I absolutely enjoy teaching writing to my students. As a matter of fact, I encourage a variety of writing every day, cross-pollinating the curriculum all year long. There have been many times I have heard, “There is no time to write”; “I only write twice a week”, or “how do I include writing in all subject areas?”
Reading and writing go together, and you can’t teach one without the other. The Common Core expects our students to be able to respond to the text with writing. No matter the subject, our students must realize that what they read has a purpose. They must realize that every author has a style and an approach to their writing as well. When our students read, they are reading “writing”. Now it’s our turn to help them visualize the author’s purpose and apply their understanding with a written response. I accomplish this goal by creating various visual strategies and hands-on experiences using multiple visuals and props. It most definitely brings the teaching and learning to “life” and my students enjoy the creative elements as well. There are obvious challenges for a few children with some of the basic writing skills, but when we unleash the creative side of their journey through writing, my students begin to find their “voice” and become more confident readers and writers.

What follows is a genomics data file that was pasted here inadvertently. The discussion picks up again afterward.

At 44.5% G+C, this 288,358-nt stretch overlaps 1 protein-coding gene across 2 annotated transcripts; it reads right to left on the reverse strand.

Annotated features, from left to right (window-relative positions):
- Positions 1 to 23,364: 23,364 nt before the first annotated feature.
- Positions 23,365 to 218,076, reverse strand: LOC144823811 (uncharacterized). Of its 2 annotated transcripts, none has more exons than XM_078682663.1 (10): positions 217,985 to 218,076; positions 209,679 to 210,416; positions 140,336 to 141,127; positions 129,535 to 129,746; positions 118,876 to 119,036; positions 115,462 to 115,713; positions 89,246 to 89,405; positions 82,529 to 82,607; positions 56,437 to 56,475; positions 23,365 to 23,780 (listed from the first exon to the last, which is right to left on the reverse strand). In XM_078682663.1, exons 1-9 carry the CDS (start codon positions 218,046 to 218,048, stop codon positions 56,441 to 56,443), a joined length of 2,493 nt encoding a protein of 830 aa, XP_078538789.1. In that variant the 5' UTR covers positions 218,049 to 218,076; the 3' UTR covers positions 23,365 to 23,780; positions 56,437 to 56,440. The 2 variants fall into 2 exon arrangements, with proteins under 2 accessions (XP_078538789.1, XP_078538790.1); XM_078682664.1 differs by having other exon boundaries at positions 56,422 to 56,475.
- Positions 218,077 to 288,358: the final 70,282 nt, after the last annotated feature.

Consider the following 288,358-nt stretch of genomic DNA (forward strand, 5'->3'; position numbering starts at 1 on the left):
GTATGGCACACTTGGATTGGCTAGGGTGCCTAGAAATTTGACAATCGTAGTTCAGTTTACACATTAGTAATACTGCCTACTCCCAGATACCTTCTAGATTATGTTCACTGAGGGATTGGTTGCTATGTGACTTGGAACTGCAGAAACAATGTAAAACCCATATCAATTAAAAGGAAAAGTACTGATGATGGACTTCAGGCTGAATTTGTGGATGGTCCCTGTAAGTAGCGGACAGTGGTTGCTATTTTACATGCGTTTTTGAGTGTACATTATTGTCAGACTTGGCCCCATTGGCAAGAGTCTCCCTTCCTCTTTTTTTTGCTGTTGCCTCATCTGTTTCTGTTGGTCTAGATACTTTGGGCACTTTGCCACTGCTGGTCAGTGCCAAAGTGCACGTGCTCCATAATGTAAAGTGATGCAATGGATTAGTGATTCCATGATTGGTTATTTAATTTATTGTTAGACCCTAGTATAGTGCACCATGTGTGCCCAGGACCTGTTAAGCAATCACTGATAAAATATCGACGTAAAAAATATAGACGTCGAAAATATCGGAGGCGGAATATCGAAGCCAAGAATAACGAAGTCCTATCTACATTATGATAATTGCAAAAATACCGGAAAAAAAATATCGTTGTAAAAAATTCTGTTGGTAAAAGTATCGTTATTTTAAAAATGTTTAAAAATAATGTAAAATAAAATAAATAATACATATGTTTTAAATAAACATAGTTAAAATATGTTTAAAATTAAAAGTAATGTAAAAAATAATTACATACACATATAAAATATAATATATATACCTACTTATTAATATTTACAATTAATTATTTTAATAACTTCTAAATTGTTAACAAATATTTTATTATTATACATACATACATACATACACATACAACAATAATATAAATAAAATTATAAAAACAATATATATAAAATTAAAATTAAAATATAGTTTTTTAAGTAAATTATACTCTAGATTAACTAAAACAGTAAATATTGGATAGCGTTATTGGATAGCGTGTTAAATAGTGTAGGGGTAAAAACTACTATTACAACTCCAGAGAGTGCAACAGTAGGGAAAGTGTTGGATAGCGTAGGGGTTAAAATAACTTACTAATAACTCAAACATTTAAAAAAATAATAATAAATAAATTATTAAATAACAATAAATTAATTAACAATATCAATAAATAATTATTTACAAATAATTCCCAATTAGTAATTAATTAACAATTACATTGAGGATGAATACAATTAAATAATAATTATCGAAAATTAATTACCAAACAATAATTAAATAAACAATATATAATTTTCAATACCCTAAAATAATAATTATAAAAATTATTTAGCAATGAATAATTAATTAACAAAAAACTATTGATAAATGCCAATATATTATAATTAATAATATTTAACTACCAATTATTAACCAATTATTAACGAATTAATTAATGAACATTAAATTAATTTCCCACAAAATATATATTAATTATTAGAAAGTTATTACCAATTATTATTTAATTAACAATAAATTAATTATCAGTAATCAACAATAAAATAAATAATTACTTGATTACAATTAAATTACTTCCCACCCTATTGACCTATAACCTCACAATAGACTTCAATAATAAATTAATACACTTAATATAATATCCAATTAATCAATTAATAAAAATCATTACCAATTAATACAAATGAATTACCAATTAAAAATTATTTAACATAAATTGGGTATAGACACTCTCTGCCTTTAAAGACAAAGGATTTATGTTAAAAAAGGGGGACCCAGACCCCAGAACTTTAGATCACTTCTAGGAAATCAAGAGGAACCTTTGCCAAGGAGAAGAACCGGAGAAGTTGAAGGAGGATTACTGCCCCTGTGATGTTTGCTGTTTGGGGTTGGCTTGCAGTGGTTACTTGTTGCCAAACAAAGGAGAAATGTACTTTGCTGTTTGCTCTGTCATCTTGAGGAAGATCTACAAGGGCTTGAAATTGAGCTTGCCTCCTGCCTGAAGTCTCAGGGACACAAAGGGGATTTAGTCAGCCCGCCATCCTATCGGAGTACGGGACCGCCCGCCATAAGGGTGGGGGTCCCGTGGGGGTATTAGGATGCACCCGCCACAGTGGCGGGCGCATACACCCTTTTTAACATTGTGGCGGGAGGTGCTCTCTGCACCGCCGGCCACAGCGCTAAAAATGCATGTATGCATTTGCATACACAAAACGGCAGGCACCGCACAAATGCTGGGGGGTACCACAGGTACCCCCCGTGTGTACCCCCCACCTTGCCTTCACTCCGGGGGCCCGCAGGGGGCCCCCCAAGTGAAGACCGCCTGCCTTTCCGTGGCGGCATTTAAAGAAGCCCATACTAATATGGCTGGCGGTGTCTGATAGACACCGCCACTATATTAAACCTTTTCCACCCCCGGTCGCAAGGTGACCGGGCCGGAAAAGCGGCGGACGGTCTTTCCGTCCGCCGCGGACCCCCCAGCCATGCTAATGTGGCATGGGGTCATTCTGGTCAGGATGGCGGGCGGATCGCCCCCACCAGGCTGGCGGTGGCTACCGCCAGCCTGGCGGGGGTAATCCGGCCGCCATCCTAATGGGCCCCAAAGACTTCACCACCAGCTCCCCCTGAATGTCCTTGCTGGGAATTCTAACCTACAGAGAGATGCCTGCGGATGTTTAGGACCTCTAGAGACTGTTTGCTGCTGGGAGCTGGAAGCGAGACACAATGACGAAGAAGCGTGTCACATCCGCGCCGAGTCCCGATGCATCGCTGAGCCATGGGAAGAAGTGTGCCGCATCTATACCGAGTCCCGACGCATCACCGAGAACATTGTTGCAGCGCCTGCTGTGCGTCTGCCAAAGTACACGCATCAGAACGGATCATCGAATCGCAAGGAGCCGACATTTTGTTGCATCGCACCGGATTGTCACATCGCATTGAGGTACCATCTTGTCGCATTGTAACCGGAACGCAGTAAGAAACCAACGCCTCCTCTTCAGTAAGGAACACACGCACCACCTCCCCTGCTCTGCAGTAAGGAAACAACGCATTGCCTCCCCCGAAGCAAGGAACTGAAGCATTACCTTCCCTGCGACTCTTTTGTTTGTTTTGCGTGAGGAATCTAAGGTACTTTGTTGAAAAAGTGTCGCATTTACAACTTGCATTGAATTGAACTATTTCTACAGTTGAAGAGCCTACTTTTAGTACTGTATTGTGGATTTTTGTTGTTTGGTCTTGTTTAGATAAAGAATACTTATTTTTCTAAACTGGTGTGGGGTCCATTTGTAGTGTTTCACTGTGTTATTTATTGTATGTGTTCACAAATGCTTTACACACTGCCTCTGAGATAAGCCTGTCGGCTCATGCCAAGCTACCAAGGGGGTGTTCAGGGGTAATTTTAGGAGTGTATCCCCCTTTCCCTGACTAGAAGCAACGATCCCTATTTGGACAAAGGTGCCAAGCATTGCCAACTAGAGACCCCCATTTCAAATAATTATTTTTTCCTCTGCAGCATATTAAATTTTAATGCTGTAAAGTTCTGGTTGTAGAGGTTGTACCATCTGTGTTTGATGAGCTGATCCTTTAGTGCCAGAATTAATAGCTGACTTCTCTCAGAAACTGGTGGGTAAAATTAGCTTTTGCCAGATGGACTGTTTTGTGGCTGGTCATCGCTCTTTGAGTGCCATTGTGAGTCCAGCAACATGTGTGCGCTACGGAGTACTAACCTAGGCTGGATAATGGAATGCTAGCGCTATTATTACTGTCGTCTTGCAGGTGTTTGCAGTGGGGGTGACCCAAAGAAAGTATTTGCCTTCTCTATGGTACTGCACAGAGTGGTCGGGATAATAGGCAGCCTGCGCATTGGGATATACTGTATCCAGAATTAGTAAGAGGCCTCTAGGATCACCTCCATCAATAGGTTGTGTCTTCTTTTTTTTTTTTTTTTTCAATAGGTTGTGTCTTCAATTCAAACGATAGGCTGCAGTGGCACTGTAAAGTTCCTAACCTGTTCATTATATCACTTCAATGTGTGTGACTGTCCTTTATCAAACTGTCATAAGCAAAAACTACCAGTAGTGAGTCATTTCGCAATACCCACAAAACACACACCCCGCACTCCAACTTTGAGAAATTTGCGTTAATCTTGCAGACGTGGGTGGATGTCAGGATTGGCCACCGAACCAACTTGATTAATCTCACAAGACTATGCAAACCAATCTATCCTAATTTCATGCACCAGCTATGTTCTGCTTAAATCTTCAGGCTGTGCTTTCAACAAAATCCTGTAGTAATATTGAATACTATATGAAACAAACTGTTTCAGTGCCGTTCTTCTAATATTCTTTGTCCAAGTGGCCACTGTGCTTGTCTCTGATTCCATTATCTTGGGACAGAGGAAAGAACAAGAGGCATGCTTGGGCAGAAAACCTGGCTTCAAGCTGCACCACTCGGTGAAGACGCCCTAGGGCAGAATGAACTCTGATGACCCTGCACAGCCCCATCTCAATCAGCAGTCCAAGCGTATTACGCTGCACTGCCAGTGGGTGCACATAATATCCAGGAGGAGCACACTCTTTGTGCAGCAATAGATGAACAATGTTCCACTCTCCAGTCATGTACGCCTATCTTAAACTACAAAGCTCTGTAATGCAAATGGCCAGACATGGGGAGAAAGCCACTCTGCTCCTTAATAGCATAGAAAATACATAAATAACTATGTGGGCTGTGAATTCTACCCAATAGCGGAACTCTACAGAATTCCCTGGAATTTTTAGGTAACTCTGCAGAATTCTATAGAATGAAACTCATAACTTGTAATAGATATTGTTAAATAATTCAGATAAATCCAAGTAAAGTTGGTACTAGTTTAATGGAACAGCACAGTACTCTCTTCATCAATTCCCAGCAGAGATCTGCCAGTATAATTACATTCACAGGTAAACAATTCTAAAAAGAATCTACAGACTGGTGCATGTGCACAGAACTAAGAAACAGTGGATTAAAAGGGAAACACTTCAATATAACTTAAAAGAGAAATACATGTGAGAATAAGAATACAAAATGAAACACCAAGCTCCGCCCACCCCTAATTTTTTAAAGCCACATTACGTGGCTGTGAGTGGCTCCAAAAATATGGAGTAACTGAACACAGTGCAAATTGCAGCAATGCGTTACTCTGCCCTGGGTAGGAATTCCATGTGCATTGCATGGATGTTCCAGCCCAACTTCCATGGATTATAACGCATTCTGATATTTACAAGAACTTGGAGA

I have not only created different strategies for all learning styles, I have also inspired my students to have a “choice” in the process as well. They can work individually, with partners, and even in small and large group settings. They can use props to inspire collaboration and of course there is always time to pair- share and participate in presentations. All of this requires various genres of text, graphic organizers, art mediums, visuals such as paintings, sculptures, photographs, illustrations, calendar art and more. And yes, writing is at the center of it all.
“This doesn’t sound like writing”, one would remark, but it most definitely is. Reading and writing go together, and you can’t have one without the other. It’s time to try some new strategies/organizers and remember writing involves reading, researching, fact finding, elaboration, visualizing, critical- thinking, creating, expressing collaborating, and vocalizing. Give them the tools and I promise you, your teaching and their learning will come to life, one word, one sentence, one paragraph at a time.